It is 5.30am in Melbourne, Australia. Animal rights activists wait anxiously in the dark, before their leader Kristin Leigh gives the signal that it is time to go.
She directs them to the heart of the city, where they halt traffic for hours.
It is one of a string of protests in the activists’ fight to stop farmers from raising animals for human consumption.
Their tactics, such as trespassing on farms and stealing livestock, are controversial.
“I don’t think anyone has the right to break onto anyone’s property,” says Brian Ahmed, who has had activists trespass on his caged-egg farm outside Melbourne.
He wants tougher trespass laws.
“I think if this continues, we’re going to end up in a situation where someone will be hurt. When you’re woken up in the middle of the night, how they protect themselves might be dangerous. Most farmers have access to firearms,” he says.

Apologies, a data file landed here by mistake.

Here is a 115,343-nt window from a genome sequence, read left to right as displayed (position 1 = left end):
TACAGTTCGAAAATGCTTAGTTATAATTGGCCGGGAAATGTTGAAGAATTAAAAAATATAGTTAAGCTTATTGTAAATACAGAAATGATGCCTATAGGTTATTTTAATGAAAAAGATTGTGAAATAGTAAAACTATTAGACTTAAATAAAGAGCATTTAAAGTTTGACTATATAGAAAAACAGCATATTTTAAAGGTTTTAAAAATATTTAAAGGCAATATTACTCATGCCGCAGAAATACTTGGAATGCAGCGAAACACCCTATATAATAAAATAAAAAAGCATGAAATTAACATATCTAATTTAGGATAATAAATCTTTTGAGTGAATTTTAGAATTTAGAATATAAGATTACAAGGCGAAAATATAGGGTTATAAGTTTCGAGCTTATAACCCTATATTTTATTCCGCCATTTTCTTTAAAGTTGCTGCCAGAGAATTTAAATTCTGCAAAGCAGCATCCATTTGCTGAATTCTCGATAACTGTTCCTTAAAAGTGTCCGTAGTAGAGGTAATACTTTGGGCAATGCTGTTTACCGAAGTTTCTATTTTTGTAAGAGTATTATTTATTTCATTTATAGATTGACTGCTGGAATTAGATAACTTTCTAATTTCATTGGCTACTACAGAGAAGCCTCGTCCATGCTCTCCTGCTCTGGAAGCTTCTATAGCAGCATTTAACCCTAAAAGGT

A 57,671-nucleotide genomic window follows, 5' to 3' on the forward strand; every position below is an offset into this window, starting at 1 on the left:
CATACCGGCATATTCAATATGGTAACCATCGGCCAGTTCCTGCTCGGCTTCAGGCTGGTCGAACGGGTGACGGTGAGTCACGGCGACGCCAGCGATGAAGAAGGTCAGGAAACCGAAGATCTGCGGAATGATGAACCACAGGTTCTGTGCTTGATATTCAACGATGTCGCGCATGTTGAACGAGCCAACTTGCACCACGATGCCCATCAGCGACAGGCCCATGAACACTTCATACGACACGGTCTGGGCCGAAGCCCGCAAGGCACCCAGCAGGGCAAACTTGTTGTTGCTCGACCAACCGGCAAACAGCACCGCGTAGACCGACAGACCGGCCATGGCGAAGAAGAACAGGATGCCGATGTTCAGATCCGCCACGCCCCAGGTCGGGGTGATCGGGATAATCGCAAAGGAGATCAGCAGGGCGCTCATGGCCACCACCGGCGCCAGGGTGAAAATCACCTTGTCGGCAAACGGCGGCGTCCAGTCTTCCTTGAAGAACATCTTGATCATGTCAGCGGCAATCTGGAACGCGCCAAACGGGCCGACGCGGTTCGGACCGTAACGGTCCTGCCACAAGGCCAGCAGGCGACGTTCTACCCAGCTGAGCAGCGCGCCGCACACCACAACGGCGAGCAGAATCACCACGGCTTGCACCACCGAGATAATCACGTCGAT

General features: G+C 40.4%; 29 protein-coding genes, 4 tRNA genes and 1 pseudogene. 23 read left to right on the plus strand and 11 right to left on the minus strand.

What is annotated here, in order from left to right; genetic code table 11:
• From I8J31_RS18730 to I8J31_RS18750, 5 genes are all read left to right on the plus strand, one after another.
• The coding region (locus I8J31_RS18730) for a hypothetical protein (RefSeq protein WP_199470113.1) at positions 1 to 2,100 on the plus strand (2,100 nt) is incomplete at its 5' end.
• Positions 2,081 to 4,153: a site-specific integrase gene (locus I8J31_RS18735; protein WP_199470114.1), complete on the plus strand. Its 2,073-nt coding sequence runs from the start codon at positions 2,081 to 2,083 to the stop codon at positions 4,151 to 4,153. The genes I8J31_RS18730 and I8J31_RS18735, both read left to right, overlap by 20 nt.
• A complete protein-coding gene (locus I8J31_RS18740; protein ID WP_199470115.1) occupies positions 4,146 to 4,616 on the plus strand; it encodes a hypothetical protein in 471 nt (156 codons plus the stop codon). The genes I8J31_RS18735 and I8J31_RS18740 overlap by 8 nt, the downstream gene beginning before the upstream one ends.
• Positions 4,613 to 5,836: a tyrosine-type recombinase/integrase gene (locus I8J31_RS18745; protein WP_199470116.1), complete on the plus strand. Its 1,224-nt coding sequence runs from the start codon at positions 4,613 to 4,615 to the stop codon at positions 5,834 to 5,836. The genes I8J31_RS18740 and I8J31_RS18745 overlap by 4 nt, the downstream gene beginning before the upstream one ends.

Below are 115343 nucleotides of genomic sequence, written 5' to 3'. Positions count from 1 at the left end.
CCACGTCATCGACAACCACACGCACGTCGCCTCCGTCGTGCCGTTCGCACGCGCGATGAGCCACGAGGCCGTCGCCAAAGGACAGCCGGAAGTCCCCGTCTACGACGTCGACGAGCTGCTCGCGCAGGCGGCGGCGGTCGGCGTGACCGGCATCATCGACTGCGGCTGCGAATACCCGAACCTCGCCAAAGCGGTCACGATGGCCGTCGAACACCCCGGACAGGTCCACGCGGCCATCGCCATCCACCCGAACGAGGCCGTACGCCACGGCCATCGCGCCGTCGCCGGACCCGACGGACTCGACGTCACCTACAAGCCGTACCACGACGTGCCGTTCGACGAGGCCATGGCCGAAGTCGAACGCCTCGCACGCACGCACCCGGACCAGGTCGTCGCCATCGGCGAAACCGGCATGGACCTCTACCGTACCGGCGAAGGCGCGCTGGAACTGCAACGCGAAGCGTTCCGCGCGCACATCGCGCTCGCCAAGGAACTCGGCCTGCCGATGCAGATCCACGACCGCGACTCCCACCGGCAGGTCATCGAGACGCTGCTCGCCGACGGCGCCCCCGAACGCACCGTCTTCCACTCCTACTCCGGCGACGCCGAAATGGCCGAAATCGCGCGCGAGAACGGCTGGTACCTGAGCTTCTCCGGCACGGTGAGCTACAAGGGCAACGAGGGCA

But activists like Kristin Leigh, who admits she has stolen livestock from farms and abattoirs, say these tactics are necessary to protect animals.
“I can understand that people will feel confronted by that,” she says. “But I feel like the end objective justifies that. I feel like we’re not going to get there easily. There’s going to be some people who feel intimidated, going to feel threatened.”
With activists vowing to never give up until the world is completely vegan, 101 East investigates the bitter divide over Australia’s farm animals.
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